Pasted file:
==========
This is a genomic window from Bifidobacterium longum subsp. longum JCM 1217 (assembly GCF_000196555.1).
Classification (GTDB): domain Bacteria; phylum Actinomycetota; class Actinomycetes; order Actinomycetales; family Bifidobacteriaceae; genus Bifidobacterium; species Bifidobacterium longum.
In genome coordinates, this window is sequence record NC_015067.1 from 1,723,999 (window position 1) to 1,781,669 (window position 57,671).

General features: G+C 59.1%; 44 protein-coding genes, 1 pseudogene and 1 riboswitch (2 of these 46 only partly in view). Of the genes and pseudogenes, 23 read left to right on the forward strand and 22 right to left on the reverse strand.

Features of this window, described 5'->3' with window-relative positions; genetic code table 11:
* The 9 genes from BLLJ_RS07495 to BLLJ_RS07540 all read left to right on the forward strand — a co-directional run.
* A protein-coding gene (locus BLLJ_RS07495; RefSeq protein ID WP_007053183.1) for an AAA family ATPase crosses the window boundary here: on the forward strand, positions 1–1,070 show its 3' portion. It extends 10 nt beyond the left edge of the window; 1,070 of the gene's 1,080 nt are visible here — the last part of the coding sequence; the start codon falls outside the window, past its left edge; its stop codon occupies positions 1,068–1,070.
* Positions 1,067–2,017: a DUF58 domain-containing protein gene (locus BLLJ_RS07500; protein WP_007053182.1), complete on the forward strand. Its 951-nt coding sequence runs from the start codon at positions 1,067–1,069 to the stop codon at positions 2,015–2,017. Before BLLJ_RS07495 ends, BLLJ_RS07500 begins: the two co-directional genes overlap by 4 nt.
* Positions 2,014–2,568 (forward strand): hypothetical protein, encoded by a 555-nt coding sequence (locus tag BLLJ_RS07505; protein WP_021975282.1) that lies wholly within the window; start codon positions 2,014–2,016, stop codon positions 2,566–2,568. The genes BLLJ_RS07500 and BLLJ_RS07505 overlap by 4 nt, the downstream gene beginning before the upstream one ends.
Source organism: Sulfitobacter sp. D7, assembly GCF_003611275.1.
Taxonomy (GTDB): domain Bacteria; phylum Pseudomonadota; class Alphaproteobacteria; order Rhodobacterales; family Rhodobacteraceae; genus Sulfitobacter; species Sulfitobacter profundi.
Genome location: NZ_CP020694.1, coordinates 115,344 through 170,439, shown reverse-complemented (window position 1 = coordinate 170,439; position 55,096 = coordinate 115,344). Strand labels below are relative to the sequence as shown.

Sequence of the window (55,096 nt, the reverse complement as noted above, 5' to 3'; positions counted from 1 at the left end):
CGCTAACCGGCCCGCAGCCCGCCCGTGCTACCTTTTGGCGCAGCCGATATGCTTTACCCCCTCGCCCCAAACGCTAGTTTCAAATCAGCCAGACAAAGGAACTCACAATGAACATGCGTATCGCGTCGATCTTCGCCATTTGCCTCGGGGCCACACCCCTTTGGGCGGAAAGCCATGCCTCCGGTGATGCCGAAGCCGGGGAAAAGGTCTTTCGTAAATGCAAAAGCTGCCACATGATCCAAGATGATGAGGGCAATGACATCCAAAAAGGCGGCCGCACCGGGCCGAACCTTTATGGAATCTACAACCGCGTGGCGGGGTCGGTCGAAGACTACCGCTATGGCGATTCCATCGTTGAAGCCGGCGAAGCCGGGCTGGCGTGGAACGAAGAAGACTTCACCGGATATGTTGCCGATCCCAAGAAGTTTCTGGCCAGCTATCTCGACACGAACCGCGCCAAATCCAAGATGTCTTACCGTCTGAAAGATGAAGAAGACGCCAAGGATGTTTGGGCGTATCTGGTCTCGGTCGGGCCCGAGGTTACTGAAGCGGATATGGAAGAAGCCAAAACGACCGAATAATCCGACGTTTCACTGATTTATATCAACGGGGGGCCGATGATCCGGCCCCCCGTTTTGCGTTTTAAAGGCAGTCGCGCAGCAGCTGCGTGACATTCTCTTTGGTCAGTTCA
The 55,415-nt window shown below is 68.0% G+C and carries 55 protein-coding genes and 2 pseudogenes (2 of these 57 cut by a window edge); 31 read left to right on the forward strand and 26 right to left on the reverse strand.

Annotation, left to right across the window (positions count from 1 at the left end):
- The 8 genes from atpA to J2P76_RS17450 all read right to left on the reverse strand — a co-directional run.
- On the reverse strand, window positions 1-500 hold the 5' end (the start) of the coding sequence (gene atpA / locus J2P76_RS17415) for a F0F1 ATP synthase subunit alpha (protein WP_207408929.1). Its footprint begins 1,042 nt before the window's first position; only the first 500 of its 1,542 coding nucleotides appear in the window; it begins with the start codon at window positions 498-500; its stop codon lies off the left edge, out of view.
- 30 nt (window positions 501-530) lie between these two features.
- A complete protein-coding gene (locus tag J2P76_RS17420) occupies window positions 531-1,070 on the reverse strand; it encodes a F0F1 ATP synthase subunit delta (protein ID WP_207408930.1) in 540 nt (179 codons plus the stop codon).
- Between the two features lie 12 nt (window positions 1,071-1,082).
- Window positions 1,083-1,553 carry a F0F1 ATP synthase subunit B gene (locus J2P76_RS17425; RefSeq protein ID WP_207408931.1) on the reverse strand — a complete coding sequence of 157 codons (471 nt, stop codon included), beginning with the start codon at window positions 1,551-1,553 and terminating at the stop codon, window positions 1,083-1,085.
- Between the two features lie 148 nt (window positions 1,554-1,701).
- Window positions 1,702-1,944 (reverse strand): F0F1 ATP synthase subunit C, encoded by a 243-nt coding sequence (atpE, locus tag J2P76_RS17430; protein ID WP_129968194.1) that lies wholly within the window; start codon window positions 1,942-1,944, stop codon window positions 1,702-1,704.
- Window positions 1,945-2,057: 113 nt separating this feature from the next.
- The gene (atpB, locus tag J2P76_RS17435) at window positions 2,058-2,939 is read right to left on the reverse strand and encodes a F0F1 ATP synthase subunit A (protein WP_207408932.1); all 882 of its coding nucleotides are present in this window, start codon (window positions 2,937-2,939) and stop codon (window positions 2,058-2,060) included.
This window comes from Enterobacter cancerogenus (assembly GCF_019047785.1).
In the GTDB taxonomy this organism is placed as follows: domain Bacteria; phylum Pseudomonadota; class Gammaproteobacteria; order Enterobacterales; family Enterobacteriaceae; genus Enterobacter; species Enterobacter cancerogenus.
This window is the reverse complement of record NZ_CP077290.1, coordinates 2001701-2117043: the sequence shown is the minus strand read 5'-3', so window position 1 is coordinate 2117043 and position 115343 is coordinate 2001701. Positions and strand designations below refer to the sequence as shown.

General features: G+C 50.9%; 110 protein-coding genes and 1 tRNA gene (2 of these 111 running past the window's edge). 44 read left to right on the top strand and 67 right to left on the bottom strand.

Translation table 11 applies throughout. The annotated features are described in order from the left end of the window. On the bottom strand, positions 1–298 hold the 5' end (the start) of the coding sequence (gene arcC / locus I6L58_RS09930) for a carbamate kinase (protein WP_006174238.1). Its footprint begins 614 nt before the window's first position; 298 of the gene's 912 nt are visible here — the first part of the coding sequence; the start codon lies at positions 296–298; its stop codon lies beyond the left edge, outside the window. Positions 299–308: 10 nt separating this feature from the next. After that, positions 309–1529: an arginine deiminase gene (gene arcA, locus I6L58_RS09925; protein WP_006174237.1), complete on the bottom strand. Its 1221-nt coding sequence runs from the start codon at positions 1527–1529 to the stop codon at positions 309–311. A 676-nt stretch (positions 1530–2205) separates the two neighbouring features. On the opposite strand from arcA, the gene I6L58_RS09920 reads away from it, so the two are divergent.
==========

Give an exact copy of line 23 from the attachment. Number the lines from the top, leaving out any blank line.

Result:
- Between the two features lie 148 nt (window positions 1,554-1,701).